Pakistan’s land-based nuclear arsenal, it said, includes an estimated 126 short- and medium-range missile systems. This arsenal features several operational missile types, including the solid-fuelled Shaheen series and the liquid-fuelled Ghauri missiles. The Shaheen-III, a longer-range missile still in development, has been tested but is not yet deployed. Additionally, Pakistan is exploring MIRV technology with the developmental Ababeel missile, likely in response to India’s advanced missile defences.

For its sea-based nuclear capabilities, Pakistan is said to be developing the Babur-3 submarine-launched cruise missile (SLCM), aimed at equipping its Agosta-90B submarines, thereby advancing its second-strike capabilities. Military analysts claim Pakistan does not yet have a submarine platform to use nuclear weapons and clearly lags behind India in possessing assured second-strike capability.

A separate report by International Campaign to Abolish Nuclear Weapons (ICAN), citing a 2016 parliamentary report, claimed that Pakistan spends about 10pc of its total military spending on its nuclear arsenal. It estimated that Pakistan spent about $1bn in 2023 on its nuclear programme, which equals to an expenditure of $1,924 per minute.

Indian inventory

Indian nuclear arsenal as of January 2024, according to SIPRI, comprises approximately 172 nuclear weapons, showing a minor increase from the previous year.

These weapons are part of India’s developing nuclear triad, which includes aircraft, land-based missiles, and nuclear-powered ballistic missile submarines (SSBNs). Traditionally, India has kept nuclear warheads and launchers separate during peacetime, but recent actions suggest a shift towards mating some warheads with launchers in peacetime.

India’s nuclear strategy primarily aims to deter Pakistan and China. Initially, India’s shorter-range nuclear weapons targeted Pakistan, but with the development of longer-range missiles, China has also become a focus. India maintains an NFU policy, established in 1999, with modifications in 2003 that include potential nuclear responses to non-nuclear attacks.

India’s airborne nuclear capability includes aircraft like the Mirage 2000H, Jaguar IS, and Rafale, with about 48 nuclear gravity bombs assigned to these platforms. The land-based missile arsenal includes several types of ballistic missiles, with newer models like the Agni-P nearing deployment. The sea-based leg of the triad is expanding with four to six SSBNs planned, enhancing India’s second-strike capabilities. India has achieved intercontinental ranges and with upcoming Agni-VI and Surya missiles it will be able to target any country in the world.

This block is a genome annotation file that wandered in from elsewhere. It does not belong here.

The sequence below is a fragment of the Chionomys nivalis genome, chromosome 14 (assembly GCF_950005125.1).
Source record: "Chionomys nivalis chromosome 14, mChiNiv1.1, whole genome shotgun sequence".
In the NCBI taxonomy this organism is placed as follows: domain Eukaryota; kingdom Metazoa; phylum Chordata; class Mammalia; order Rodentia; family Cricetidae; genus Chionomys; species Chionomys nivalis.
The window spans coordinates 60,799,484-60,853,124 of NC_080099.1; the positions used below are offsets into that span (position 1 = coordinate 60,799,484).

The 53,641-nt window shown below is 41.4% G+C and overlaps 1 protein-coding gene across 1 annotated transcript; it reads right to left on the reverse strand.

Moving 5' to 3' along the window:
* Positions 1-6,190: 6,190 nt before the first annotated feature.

Overall, India is increasing the readiness of its nuclear forces and may be shifting towards a counterforce posture, which aims at targeting an adversary’s nuclear arsenal pre-emptively.

ICAN’s report estimated that India spent $2.7bn on nuclear programme in 2023, which equalled an expenditure of $5,057 per minute.

Global context

The report revealed that all nine nuclear-armed countries, the US, Russia, the UK, France, China, India, Pakistan, North Korea and Israel, are modernising their arsenals and deploying new nuclear-capable weapon systems.

Globally, the total number of nuclear warheads is estimated at 12,121, with 9,585 of these in military stockpiles ready for potential use. About 2,100 warheads are maintained in a state of high operational alert on ballistic missiles, primarily by Russia and the US, with China recently joining this high-alert grouping.

The report underscores the persistent modernization efforts by nuclear states, which not only include upgrades to existing arsenals but also the development of new technologies such as multiple independently targetable re-entry vehicles. This capability, pursued by India, Pakistan, and North Korea, could lead to a rapid increase in the number of deployable warheads and the potential for more widespread destruction in conflict scenarios.

Published in Dawn, June 20th, 2024